SMT solvers are an interesting, and powerful, technology and can be leveraged as a reasoning engine in a variety of solutions. The most popular uses being symbolic execution systems, like KLEE and angr, and concolic execution/whitebox fuzzing systems, such as SAGE. Due to the nature of the technology, and the overwhelming number of academic publications on the topic, it can take a while for people to get to grips with the underlying theory, and even longer to figure out the strengths and limitations of such tools in practice.
For the above reasons, since 2013 I have taught the “Advanced Tool Development with SMT Solvers” course to students from a variety of backgrounds (you can see a high level syllabus here). It’s a fun course to teach as it’s a bit different from your usual info-sec training, and the material is constantly evolving as program analysis research progresses. While the material regularly changes, my goals for the class have remained the same: after the class students should be able to perform informed cost-benefit analysis when considering integrating SMT-backed technologies into their workflow, to use and to extend publicly available SMT-based tools, to begin to develop their own SMT-based systems, and to keep up with the published state of the art.
On to the point of this post: Bar one public version in Iceland in 2013, I have exclusively hosted private versions of this class. To do so requires organisations to have at least 6 individuals interested in the course and obviously that isn’t always possible. As a result I’ve had a number of requests for a public edition, which until now I haven’t got around to following up on! Over the summer/early fall I intend to host one or more public editions and I’m currently soliciting feedback as to where they will be. If you are interested, there is a poll here where you can let me know your location of choice (at the moment London and New York seem to be the most popular).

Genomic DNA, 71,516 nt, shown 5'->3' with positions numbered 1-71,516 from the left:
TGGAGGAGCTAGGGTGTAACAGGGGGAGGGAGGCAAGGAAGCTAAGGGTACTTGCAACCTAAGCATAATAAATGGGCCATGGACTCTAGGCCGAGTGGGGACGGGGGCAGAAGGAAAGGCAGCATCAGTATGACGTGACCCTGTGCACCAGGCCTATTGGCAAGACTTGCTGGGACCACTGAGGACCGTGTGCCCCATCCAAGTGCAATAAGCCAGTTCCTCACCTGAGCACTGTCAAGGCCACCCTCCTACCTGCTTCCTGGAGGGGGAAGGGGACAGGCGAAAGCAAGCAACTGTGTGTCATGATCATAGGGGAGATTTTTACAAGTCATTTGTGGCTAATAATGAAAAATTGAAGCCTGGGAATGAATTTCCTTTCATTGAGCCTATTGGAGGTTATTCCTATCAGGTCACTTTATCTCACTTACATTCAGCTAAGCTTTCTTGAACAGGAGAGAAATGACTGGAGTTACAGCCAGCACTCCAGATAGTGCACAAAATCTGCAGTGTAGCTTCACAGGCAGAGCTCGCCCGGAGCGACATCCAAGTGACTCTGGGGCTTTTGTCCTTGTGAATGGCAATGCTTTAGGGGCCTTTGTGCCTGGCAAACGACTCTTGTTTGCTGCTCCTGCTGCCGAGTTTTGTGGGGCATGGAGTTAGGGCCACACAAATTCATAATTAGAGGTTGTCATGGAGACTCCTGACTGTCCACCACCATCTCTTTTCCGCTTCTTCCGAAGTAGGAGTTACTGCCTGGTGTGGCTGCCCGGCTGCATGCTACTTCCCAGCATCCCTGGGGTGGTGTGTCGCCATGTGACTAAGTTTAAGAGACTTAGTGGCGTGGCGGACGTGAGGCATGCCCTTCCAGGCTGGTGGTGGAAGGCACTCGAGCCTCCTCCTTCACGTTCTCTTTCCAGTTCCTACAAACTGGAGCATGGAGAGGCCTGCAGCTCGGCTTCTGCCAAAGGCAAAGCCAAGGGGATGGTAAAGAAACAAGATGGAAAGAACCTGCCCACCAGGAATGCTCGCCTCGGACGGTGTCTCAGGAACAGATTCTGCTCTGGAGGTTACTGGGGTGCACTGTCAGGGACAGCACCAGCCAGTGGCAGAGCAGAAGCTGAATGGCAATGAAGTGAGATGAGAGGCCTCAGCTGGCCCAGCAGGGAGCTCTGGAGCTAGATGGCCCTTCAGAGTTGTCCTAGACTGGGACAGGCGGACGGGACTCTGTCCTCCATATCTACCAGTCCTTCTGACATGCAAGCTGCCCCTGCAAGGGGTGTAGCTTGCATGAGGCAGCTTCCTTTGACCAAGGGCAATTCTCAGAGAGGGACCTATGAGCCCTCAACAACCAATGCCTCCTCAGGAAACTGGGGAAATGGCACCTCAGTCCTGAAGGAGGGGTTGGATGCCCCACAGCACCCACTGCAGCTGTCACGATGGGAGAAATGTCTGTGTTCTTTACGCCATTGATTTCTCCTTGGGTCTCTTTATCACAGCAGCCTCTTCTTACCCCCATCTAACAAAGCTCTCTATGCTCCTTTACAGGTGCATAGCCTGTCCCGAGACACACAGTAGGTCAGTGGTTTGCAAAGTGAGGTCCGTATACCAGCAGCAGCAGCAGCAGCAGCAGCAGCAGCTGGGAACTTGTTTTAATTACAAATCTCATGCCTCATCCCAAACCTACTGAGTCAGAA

I’ll make a decision on the location in the next few weeks and if you’d like to be sent the details email firstname.lastname@example.org or follow me on Twitter (@seanhn).
(If you do happen to have 6 or more people from your organisation interested in taking the course it is likely to be significantly more cost effective to organise a private, on-site training at your location. To do so email email@example.com.)